Seminarian: Take Your Time!

andy hynesAndy Hynes serves as the Director of Admissions and Dean of Men at Mid-America Baptist Theological Seminary where he is also a Ph.D. candidate. He is married with two boys, Samuel and Nathan. Connect with him on Twitter: @ABHYNES.  


Courtesy: Empower MagazineI am currently in my seventh year of seminary education. I plan to finish writing my dissertation within the year and move on to what God has in store for my family and me. I suppose many of you are or were in the same situation. I can remember the beginning of my master’s work. We moved to Memphis in July 2006 and I was eager to get started. We had been serving at a local church in southwest Georgia before we moved. While serving there I spent a lot of time “doing” ministry. I had a B.A. in Theology, and I was learning something new every day.

When we arrived in Memphis, I knew that was going to be the time God was going to prepare us for my delusions of grandeur. I was going to speed through the 96 hours of the M.Div. and then consider earning a Ph.D. I wanted to get done quickly; the sooner the better. Investing in my education was not a concern.

Those were some of the most foolish things I have ever thought.

It was not until I neared the end of my third year that I could look back and see God had been poking and prodding me. All along now I see where God was providentially carrying me while I was quickly washing away into a sea of “knowledge.” I was learning a lot of book knowledge, and even being allowed to apply some of that knowledge in the venues where I was serving, but I was wasting years of time of intimate communication with the Father. I was learning much about the Father, but I was not growing more intimate with the Father. At a time when “growth,” specifically “spiritual growth,” should be at its highest, it was actually at its lowest.

So What Happened?

I lost sight of the purpose. My education became about getting a degree and not about doing as unto the Lord. While Paul teaches about doing everything unto the Lord (1 Cor. 10:31), I saw my education as unto my preparation for moving forward.

I allowed my reading and studying to be sufficient for my intimacy with Christ. As we see the life of Christ, there are various times when he goes to be alone, to get away from the hustle and bustle of life. He needed those times to connect with the Father. In ministry, and even in school, the same necessary times are there to find a regular time to seclude and silence oneself.

Following Christ can become a chore while in seminary. It becomes just something that you do, and not a representation of who you are. Chores are those menial tasks you are asked to do by a parent or spouse like taking out the trash, washing dishes, or folding laundry. They become a routine and mandatory.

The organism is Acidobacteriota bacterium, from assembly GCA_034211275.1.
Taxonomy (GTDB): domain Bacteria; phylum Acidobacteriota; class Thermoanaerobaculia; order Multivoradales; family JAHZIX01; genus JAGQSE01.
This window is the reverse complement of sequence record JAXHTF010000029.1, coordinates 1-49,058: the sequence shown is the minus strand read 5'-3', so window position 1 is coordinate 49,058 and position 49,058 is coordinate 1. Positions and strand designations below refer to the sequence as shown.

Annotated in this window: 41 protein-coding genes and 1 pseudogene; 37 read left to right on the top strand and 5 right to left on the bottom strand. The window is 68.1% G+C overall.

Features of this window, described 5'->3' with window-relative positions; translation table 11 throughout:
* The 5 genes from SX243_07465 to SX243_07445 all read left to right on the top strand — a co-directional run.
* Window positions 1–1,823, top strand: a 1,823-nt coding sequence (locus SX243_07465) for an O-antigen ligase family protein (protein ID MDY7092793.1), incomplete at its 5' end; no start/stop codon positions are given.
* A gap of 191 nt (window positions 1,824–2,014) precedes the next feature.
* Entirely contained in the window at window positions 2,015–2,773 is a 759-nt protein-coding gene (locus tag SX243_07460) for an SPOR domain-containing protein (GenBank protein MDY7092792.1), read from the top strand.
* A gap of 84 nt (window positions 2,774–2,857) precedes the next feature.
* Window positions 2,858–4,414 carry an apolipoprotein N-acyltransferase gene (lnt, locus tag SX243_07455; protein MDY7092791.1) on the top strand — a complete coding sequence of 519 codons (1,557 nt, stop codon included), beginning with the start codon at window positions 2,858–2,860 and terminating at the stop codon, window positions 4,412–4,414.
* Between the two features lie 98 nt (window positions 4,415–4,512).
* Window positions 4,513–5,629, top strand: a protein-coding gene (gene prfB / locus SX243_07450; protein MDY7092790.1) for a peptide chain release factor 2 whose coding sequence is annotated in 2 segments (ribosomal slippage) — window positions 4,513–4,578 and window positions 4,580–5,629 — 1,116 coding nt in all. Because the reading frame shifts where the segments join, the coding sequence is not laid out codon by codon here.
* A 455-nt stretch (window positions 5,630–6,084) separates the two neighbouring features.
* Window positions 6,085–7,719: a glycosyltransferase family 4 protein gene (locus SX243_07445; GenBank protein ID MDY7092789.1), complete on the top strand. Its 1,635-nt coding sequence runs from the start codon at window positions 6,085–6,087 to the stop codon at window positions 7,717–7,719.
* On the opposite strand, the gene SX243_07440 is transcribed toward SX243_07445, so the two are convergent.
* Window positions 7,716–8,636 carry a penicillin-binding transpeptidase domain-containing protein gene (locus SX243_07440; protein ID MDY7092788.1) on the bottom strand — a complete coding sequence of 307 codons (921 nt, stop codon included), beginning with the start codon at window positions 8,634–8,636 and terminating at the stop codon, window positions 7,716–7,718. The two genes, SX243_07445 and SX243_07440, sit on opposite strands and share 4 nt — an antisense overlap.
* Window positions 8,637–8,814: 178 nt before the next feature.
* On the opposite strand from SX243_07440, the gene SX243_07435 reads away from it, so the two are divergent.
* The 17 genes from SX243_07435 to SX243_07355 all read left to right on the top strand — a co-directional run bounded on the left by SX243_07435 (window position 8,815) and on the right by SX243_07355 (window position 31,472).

How to Avoid Complacency

1. Remain in awe of who God is! Allow yourself to be wrapped up in the attributes of God on a daily basis. J.I. Packer in Knowing God talks about letting the study of God move beyond knowledge. His main point is to allow your study to be a time of meditation that results in action. So why couldn’t this same principle be applied to all our studies while in seminary? I think it could. Everything from History of Christianity to preaching, missions, and beyond could if we’d only grasp the depths of the glory of God through all our studies.

2. Never become satisfied with where you are. Paul was never satisfied with his holiness before Christ. He constantly pushed himself and others toward a deeper more intimate fellowship with Christ. When we get to school we may think that we have arrived at a place of relaxing and learning. When in fact what we are doing is taking in information and growing in knowledge. If we are not careful and purposeful it never gets beyond that. If we were to move beyond the informative idea of school and into a practical sanctifying work, I think we would avoid the trend of men and women laying aside their growth in Christ while in school.

3. Practically apply what you are learning and put forth the maximum effort in all you do. Whatever you do, do all to the glory of God. We can get into such a fast-paced mentality and never stop to put into practice what we are learning at the time. I have seen student after student (myself included) finish a master’s degree having spent very little time investing in their education. I rushed through my degrees and finished all the classes, but I had grown so little.

Take Your Time

It was not until the Father faithfully destroyed and wrecked my heart and exposed ALL the gross infirmities that I had no idea were there, that I began to realize how much of my “education” was poorly poured into. Now I look back and long to do it over. I wish I could go back and invest in learning and growing, not for the sake of getting some degree or a notch on the ministerial belt, but to GROW in wisdom and knowledge of the depths of the love of Christ, as Paul prays for the Church at Ephesus.

Maybe you have been there, or are there right now. In my current role at Mid-America, I have the privilege of speaking to many of our prospective students. One of the main things I emphasize is TAKE YOUR TIME. Invest in learning and growing in your intimacy with Christ while in school. Let your classes be a part of your growth, not a means to an end. It is the greatest time to study the things of God and allow them to saturate and permeate your life. Do not try to expedite this time of your life.